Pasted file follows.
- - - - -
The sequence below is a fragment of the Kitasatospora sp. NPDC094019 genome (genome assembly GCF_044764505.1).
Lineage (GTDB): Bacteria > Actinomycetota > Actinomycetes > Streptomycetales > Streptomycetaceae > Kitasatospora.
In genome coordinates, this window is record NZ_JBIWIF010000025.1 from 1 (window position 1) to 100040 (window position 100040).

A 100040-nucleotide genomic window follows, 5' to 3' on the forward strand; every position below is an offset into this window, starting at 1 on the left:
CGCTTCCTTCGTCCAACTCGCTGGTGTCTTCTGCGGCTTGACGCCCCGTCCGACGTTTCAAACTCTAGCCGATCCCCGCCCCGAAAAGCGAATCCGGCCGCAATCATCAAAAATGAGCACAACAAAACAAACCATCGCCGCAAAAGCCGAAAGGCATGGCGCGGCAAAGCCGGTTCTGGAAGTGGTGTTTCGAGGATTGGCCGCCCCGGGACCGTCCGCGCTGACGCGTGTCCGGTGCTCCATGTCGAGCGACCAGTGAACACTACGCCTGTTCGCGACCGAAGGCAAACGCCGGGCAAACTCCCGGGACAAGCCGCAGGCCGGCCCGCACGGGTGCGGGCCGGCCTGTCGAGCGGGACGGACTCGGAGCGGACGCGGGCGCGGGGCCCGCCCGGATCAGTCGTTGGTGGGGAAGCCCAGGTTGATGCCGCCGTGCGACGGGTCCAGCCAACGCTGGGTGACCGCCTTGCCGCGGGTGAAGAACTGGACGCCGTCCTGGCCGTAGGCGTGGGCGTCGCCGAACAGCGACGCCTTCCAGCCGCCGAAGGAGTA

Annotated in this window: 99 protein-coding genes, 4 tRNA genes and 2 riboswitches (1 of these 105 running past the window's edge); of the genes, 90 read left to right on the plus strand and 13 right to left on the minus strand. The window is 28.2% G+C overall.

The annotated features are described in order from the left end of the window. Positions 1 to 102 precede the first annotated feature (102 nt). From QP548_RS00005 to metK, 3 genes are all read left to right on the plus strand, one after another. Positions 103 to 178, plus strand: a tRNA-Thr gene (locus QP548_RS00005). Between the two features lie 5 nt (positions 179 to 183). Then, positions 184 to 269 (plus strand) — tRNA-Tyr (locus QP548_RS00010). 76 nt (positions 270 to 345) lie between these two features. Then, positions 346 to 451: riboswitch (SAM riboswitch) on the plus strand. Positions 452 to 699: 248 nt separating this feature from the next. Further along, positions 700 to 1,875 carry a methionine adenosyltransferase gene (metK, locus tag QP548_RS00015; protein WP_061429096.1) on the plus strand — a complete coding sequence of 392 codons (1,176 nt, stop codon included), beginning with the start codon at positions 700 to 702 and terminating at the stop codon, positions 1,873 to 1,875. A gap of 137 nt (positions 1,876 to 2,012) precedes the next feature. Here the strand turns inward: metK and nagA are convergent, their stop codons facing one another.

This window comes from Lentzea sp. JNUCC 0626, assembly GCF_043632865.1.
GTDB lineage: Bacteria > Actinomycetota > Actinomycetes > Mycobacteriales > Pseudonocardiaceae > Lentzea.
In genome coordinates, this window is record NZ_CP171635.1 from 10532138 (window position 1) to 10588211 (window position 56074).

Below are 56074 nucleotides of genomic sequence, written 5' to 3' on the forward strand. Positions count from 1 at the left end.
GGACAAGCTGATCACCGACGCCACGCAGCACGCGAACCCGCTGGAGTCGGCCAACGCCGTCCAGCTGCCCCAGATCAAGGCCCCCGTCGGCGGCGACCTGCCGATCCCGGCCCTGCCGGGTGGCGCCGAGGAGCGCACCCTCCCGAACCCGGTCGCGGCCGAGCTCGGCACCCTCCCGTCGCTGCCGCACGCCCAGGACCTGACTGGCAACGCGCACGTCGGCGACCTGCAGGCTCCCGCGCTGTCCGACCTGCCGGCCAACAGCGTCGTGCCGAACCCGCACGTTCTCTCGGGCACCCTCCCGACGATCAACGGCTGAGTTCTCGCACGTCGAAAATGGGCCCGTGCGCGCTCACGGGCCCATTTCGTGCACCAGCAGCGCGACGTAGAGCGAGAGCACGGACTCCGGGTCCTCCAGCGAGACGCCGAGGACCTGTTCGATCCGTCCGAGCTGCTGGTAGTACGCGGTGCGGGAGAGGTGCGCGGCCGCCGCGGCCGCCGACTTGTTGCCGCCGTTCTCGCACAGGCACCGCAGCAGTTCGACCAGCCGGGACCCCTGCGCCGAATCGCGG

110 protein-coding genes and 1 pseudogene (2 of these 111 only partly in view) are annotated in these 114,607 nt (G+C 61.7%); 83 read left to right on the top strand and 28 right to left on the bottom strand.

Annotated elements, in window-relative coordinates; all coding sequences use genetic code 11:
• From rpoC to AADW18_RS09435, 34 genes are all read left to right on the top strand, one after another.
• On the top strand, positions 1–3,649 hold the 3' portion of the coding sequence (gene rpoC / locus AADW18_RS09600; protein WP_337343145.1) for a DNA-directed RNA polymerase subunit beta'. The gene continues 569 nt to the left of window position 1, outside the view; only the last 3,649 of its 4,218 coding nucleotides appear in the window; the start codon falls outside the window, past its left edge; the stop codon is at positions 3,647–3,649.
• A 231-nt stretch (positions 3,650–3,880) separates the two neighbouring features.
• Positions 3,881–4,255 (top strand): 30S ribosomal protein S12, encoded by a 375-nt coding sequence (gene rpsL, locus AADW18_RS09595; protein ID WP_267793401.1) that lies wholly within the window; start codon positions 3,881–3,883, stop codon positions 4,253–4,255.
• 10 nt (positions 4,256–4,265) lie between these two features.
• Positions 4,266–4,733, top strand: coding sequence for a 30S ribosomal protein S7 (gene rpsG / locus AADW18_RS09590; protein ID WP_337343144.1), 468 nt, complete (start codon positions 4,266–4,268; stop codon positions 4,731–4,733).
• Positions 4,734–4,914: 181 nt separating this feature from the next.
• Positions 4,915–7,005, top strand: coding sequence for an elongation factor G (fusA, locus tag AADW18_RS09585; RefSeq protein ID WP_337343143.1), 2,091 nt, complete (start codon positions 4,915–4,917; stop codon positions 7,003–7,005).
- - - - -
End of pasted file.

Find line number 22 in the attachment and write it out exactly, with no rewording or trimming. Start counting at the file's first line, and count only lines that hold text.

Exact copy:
• Positions 4,915–7,005, top strand: coding sequence for an elongation factor G (fusA, locus tag AADW18_RS09585; RefSeq protein ID WP_337343143.1), 2,091 nt, complete (start codon positions 4,915–4,917; stop codon positions 7,003–7,005).